Korean pop idol

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A Korean pop idol, or K-pop idol, is a trained K-pop artist[1] who is usually tutored and represented by a South Korean talent agency; most prominent of which are: SM Entertainment, YG Entertainment and JYP Entertainment.[2][3][4][5][6] According to The Vancouver Observer, the stereotypical K-pop idol is "incredibly young, good-looking, and able to carry a melodramatic note."[7]


Training system[edit]

K-pop idol Rain

According to ABC News, every week hundreds of "wannabe stars" turn up at global auditions held by SM Entertainment to sing and dance for a chance at K-pop stardom.[8] Those who successfully go through a few rounds of audition will have the chance to sign long term contracts and enter a training programme that lasts for years.[9] The journey to stardom often starts around age 9 or 10, when tightly supervised trainees begin dance and voice classes at night and live together while attending school.[10] The cost of discovering and training one member from the K-pop idol group Girls' Generation amounted to a total of 3 billion won (US$2.6 million).[11]

Besides attending regular classes, trainees spend many hours a day learning music, dance and sometimes foreign languages including Japanese and English,[12] because K-pop music is often produced for overseas export.[13][14] Many trainees prefer to drop out of school in order to devote their time and energy to achieve their goal of becoming a K-pop idol.[12]

Reported earnings[edit]

According to the South Korean National Tax Service, as of 2013, the average annual earnings for a K-pop idol was 46.74 million won ($42,000 USD) in 2013 more than doubling from 26.97 million won in 2010 due to the global spread of the Hallyu wave since the early 2010s.[15][16] Many top K-pop idols have become multimillion-dollar franchises and national household names. Some of the highest earning K-pop idols receive an annual income of a million US Dollars in royalties from album and single sales alone.[17] On June 25, 2015, SBS's "Midnight TV Entertainment" revealed that it is estimated that South Korean rapper G-Dragon earns 790 million won ($710,000 USD) annually from songwriting royalties alone.[18] Many idols have become worth millions of dollars both in Korea and abroad, with revenues coming not only from the music itself but also from commercials, idol-related merchandise, corporate sponsorship deals, endorsements and live concerts. According to The Korea Times, once a K-pop music video attracts more than a million views, it will "generate a meaningful revenue big enough to dole out profits to members of a K-pop group."[19]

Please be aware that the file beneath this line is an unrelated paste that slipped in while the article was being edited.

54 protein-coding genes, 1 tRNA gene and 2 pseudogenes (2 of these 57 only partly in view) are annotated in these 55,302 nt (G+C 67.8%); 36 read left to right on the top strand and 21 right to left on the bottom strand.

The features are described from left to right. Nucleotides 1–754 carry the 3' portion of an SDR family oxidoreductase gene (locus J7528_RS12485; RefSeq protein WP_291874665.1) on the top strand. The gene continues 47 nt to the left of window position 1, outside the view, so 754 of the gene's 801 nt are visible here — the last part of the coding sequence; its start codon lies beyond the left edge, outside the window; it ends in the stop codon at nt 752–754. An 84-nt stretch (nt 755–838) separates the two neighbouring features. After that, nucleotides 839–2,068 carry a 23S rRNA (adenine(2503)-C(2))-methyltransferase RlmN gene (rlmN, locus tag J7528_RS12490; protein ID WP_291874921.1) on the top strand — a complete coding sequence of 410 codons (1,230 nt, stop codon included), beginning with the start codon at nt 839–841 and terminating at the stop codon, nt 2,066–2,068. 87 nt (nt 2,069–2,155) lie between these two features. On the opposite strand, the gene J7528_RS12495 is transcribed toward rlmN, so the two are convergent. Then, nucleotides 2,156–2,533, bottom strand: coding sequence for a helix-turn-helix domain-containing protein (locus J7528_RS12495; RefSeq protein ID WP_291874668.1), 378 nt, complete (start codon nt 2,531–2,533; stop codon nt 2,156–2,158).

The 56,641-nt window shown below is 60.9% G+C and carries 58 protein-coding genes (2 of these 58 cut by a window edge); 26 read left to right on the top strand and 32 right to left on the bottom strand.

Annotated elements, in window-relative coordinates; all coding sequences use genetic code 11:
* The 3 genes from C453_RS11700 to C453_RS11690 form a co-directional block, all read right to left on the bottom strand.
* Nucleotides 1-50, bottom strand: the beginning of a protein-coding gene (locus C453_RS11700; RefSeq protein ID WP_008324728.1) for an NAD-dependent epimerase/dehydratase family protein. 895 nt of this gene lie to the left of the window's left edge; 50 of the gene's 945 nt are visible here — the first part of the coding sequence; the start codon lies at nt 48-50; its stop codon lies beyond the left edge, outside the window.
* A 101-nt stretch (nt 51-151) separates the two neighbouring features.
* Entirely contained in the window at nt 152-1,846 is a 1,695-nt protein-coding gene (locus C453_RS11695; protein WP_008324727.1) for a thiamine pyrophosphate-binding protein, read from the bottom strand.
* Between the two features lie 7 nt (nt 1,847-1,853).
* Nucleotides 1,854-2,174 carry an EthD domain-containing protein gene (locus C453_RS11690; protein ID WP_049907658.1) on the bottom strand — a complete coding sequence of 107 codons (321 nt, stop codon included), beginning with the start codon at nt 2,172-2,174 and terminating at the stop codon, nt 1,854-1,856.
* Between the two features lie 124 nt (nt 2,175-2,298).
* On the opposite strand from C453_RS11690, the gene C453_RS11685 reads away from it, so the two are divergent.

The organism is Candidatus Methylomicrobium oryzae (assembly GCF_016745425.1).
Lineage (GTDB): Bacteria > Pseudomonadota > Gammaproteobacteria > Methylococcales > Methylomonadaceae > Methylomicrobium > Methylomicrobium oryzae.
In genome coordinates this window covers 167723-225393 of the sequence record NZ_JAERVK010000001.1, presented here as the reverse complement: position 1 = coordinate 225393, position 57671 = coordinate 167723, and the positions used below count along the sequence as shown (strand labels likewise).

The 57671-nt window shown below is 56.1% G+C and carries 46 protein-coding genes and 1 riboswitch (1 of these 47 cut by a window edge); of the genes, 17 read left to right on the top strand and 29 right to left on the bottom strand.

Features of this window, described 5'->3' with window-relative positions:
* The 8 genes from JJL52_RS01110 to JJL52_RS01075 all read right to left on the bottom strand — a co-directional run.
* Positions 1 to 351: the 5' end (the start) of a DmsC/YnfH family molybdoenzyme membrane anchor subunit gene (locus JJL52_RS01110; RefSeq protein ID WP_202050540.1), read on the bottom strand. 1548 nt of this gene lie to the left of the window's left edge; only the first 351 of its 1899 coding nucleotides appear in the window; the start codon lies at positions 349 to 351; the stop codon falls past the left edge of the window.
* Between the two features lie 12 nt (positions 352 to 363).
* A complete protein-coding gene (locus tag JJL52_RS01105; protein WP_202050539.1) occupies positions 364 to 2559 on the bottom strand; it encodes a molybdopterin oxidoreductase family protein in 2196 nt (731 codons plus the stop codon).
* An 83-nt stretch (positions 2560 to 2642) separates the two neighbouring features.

Effects on sasaeng fans[edit]

Main article: Sasaeng fan

Sasaeng fans are those who invade the idol's personal territory, such as setting up cameras in their dormitory, or taking pictures of their text message conversations. They will also follow idols everywhere, even to personal events such as a relative's wedding.

To some outside the fan community, it may seem irrational for sasaeng fans to stalk their idols when they can just see them in concerts. However, during public appearances like in concerts, K-pop idols are usually surrounded by their managers who will do almost everything to stop fans from getting too close. Also, competition is high as the idols tend to be surrounded by hundreds, or in some cases, thousands of sasaeng fans, and the chance of a private interaction with their idol is extremely low. However, after these public appearances, opportunities will start to present itself as fans disperse and the idols' managers take a break. According to the South Korean web portal Nate, even celebrities have to pull over at one on a five-hour, long distance route. At this point, the sasaeng fans will then be able to bombard their favourite K-pop idols with gifts and exchange a few words with them, with almost no restrictions and no competition from other sasaeng fans.[20]

According to The Seattle Times, during a K-pop concert at the DAR Constitution Hall in Washington, D.C., "teens swarm against the stage", holding their cellphone cameras "aloft, ready to fire", and describes how in nervous anticipation, a fan girl "squeals, unleashing a torrent of Oh, my Gods! and a wave of synchronized bouncing" and shouting "You're so sexy!"[21] The atmosphere is feverish, and heavy with hormones. The fans – mostly teenagers, almost entirely girls – brandish camera phones with furious focus, and modulate the intensity of their shrieks as each boy-singer appears onstage.[22]


Due to the massive amount of support from their fans, K-pop idols are beginning to receive considerable media attention.[23] For example, the BBC wrote that "Korean stars are beating a path to Japan, America and Europe".[24]